### deal expectations

NBC has a game show called Deal Or No Deal in which the contestant picks one of 26 suitcases containing amounts of money ranging from $.01 to $1,000,000. After picking the suitcase, the contestant slowly eliminates the other suitcases, revealing their amounts. The contestant is periodically offered a "deal" to trade in their suitcase for some amount of money.

If you've eliminated a lot of the high paying suitcases, you get offered a low deal. If you've eliminated all but the most valuable suitcases, you get offered a pretty sweet deal. If you decline all the deals to the very end, you get the amount of money in the mystery suitcase.

It seems like a clear case of probabilistic expectation, so I was curious if the "deal" offers were just the expected value of the contestant's suitcase; I don't watch the show often and I don't normally carry a calculator with me, but I was watching last night and had my laptop with me, so I decided to quickly calculate some odds.

When we tuned in, the current contestant was down to 3 suitcases: $.01; $400k; and $750k. Ignoring the one cent suitcase, that's 1/3 * 400k + 1/3 * 750k or an expected value of $383k. Her deal? $375k. Pretty close. (She took the deal; her suitcase was worth $400k, so she only lost out on $25k. Chump change =).

One contestant later, they were down to 8 suitcases with one worth $750k. The offer given to the contestant was $21k. Now $750k / 8 is almost $100k, so the deal value was clearly below expectation. The contestant eliminated two more (low value) suitcases, and her deal got bumped up to $63k. One more low value suitcase down and her deal went up to $96k (her suitcase now had expected value $150k). She took that deal.

They then walked through what would have happened had she had continued the game. She kept eliminating suitcases until there were 2 suitcases (the one she'd picked and one last mystery case) and they said her offer would have been $400k. $25k **above** expectation.

So it looks like the game has an increasing expectation multiplier that actually hits >1. I guess if I'm ever on the show, I'll work my way down to 2 suitcases and then take the deal -- proving once and for all that mathematicians make piss poor gameshow contestants. Now if only they'd bring back Let's Make a Deal...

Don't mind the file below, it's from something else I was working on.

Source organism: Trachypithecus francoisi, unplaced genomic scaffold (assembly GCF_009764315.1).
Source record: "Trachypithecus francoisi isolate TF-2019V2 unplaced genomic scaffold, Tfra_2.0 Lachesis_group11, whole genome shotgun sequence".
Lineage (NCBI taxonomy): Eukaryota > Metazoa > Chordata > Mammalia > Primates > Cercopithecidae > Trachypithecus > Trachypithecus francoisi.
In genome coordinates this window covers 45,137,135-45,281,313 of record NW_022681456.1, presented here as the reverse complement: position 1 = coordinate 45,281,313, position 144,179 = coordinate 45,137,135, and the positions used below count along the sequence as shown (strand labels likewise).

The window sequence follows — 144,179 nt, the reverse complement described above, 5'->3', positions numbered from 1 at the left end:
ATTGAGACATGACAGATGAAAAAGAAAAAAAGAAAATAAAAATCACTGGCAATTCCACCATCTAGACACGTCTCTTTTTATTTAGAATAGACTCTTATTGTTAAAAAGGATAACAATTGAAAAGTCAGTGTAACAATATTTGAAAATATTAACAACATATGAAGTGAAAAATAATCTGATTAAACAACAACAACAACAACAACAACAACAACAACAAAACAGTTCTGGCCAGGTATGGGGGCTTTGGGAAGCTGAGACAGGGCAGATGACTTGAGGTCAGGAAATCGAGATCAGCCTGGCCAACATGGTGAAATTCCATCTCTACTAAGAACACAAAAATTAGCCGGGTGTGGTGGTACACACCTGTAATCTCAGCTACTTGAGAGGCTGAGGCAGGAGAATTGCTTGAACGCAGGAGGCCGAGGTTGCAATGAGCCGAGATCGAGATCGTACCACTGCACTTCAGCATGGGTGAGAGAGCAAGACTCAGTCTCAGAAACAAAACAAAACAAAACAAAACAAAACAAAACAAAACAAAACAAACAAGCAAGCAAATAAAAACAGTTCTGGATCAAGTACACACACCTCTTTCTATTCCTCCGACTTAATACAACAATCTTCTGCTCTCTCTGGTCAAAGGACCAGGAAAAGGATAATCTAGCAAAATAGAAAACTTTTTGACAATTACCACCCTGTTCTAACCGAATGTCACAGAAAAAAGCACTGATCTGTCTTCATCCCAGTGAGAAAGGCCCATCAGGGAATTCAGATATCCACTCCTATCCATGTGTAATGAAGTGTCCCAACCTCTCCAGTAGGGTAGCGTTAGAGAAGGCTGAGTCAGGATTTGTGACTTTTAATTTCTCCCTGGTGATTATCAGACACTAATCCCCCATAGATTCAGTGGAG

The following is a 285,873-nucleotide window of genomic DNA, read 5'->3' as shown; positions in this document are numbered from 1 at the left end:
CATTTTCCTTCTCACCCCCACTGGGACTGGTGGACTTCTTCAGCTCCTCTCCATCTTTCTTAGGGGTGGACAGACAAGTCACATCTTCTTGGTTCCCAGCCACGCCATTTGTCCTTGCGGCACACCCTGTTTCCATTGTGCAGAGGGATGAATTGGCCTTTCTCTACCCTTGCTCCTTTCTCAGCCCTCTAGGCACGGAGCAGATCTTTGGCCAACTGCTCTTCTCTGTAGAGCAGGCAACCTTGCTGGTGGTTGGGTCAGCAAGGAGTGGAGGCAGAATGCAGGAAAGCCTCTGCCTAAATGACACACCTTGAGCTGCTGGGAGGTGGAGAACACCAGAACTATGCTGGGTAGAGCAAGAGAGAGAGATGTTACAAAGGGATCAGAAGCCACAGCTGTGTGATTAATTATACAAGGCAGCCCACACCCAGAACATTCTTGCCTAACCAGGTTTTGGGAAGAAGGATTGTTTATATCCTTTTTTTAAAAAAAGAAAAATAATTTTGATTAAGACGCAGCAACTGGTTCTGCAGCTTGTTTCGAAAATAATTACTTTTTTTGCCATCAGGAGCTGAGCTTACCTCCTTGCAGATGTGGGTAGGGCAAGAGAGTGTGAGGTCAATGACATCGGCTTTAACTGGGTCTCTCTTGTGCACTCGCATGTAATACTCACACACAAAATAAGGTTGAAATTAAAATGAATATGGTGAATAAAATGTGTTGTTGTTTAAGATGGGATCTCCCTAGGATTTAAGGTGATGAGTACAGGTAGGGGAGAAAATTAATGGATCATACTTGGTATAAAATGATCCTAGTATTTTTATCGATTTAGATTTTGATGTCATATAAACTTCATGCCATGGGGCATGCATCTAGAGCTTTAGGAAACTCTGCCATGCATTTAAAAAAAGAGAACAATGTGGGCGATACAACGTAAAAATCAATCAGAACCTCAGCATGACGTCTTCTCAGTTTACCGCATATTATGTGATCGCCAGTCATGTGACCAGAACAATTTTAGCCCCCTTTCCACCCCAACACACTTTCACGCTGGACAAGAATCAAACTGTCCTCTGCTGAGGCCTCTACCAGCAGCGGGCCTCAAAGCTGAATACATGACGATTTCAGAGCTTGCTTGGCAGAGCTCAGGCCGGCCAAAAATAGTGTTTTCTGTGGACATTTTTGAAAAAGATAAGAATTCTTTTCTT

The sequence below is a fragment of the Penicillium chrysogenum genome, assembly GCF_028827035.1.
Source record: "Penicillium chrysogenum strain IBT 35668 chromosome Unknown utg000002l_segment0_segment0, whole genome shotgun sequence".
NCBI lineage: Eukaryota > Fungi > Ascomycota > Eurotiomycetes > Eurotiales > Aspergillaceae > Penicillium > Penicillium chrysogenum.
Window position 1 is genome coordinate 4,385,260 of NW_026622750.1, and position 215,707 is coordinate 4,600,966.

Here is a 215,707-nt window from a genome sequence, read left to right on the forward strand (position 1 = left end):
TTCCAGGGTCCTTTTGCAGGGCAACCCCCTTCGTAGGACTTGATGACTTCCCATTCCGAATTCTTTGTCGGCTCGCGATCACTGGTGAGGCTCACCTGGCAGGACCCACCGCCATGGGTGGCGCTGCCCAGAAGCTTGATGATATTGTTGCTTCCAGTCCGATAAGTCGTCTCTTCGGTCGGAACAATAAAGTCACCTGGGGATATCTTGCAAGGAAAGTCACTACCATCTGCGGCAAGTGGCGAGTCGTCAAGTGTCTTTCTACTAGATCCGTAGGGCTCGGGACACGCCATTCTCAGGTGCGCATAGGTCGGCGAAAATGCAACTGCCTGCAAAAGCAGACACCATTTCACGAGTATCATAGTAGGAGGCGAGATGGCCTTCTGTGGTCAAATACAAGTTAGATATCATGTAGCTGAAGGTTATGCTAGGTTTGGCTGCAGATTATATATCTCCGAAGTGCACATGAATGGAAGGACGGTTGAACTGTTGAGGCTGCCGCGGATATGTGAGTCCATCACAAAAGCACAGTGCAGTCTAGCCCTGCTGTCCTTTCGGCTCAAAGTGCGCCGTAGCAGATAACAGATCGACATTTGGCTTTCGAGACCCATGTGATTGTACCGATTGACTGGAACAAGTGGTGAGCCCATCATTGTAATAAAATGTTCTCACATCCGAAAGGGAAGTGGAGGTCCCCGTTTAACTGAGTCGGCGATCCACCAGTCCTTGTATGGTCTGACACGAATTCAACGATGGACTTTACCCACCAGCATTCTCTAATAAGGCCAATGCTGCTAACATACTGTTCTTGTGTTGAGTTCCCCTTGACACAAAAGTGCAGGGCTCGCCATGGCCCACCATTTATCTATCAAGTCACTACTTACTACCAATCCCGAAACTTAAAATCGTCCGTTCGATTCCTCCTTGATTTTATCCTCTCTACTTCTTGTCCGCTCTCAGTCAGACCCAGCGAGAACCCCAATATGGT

I've watched that show. No social value whatsoever.

ReplyDeleteI saw that show at the gym once. They did a viewer poll where players would text message in their choice among 6 numbered suitcases, where a random one contained a prize of some nature. What was interesting to me was that the distribution of votes was a bell curve: almost everyone picked 3 or 4, some people picked 2 or 5, and almost no one picked 1 or 6.

ReplyDeleteWere players trying to minimize the distance between their guess and the correct answer? What psychological forces were at work?

People are interesting creatures.

Clearly a random number generator would never pick the first or last number.

ReplyDeleteIt's like in HS when you have to make a guess on a multiple choice test, you always guess "c" because a,b, and d just don't seem random enough.

I don't think the game is that simple. You're analyzing each step separately, basically making a decision about whether to accept the deal based on the expected value of your suitcase. You're not considering how the expected value will change if you proceed with the game and open more suitcases.

ReplyDeleteBut I agree with the general sentiment - completely worthless show.